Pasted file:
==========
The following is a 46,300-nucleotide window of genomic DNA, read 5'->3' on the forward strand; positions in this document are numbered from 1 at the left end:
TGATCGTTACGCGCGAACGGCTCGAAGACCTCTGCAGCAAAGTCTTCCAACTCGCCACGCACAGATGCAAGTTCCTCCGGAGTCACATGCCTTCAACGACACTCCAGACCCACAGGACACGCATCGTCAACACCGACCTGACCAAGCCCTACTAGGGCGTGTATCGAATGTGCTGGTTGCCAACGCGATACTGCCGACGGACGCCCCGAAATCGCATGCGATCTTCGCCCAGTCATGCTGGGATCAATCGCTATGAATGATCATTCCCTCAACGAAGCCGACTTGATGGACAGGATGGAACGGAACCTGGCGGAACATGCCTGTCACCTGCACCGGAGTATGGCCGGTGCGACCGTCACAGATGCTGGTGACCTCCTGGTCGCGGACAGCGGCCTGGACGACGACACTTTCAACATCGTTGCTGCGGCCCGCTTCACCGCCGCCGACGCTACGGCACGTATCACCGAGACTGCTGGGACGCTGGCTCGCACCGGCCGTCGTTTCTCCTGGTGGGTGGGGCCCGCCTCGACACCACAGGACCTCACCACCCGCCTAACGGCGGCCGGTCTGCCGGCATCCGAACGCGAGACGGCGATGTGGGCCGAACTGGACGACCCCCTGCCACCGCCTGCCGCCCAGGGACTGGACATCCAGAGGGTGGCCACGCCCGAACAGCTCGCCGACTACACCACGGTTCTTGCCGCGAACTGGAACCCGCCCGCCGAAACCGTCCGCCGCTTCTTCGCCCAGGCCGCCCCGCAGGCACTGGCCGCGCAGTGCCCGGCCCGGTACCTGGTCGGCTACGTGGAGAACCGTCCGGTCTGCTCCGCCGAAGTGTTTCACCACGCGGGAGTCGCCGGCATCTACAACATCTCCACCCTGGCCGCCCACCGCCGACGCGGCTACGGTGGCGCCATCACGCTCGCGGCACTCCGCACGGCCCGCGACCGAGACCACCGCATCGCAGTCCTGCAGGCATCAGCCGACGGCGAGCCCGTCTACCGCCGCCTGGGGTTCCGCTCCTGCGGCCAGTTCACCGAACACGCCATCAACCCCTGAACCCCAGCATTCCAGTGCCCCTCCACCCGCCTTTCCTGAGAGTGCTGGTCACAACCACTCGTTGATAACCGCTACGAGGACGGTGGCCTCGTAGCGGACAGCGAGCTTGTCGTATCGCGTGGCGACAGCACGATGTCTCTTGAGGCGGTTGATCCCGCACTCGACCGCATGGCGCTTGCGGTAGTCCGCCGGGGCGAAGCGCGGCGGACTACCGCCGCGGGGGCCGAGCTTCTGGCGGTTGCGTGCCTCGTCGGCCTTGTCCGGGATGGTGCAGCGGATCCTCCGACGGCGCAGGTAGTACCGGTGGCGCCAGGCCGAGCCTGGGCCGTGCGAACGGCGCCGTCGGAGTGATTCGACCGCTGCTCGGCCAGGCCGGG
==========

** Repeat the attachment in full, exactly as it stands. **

The following is a 46,300-nucleotide window of genomic DNA, read 5'->3' on the forward strand; positions in this document are numbered from 1 at the left end:
TGATCGTTACGCGCGAACGGCTCGAAGACCTCTGCAGCAAAGTCTTCCAACTCGCCACGCACAGATGCAAGTTCCTCCGGAGTCACATGCCTTCAACGACACTCCAGACCCACAGGACACGCATCGTCAACACCGACCTGACCAAGCCCTACTAGGGCGTGTATCGAATGTGCTGGTTGCCAACGCGATACTGCCGACGGACGCCCCGAAATCGCATGCGATCTTCGCCCAGTCATGCTGGGATCAATCGCTATGAATGATCATTCCCTCAACGAAGCCGACTTGATGGACAGGATGGAACGGAACCTGGCGGAACATGCCTGTCACCTGCACCGGAGTATGGCCGGTGCGACCGTCACAGATGCTGGTGACCTCCTGGTCGCGGACAGCGGCCTGGACGACGACACTTTCAACATCGTTGCTGCGGCCCGCTTCACCGCCGCCGACGCTACGGCACGTATCACCGAGACTGCTGGGACGCTGGCTCGCACCGGCCGTCGTTTCTCCTGGTGGGTGGGGCCCGCCTCGACACCACAGGACCTCACCACCCGCCTAACGGCGGCCGGTCTGCCGGCATCCGAACGCGAGACGGCGATGTGGGCCGAACTGGACGACCCCCTGCCACCGCCTGCCGCCCAGGGACTGGACATCCAGAGGGTGGCCACGCCCGAACAGCTCGCCGACTACACCACGGTTCTTGCCGCGAACTGGAACCCGCCCGCCGAAACCGTCCGCCGCTTCTTCGCCCAGGCCGCCCCGCAGGCACTGGCCGCGCAGTGCCCGGCCCGGTACCTGGTCGGCTACGTGGAGAACCGTCCGGTCTGCTCCGCCGAAGTGTTTCACCACGCGGGAGTCGCCGGCATCTACAACATCTCCACCCTGGCCGCCCACCGCCGACGCGGCTACGGTGGCGCCATCACGCTCGCGGCACTCCGCACGGCCCGCGACCGAGACCACCGCATCGCAGTCCTGCAGGCATCAGCCGACGGCGAGCCCGTCTACCGCCGCCTGGGGTTCCGCTCCTGCGGCCAGTTCACCGAACACGCCATCAACCCCTGAACCCCAGCATTCCAGTGCCCCTCCACCCGCCTTTCCTGAGAGTGCTGGTCACAACCACTCGTTGATAACCGCTACGAGGACGGTGGCCTCGTAGCGGACAGCGAGCTTGTCGTATCGCGTGGCGACAGCACGATGTCTCTTGAGGCGGTTGATCCCGCACTCGACCGCATGGCGCTTGCGGTAGTCCGCCGGGGCGAAGCGCGGCGGACTACCGCCGCGGGGGCCGAGCTTCTGGCGGTTGCGTGCCTCGTCGGCCTTGTCCGGGATGGTGCAGCGGATCCTCCGACGGCGCAGGTAGTACCGGTGGCGCCAGGCCGAGCCTGGGCCGTGCGAACGGCGCCGTCGGAGTGATTCGACCGCTGCTCGGCCAGGCCGGG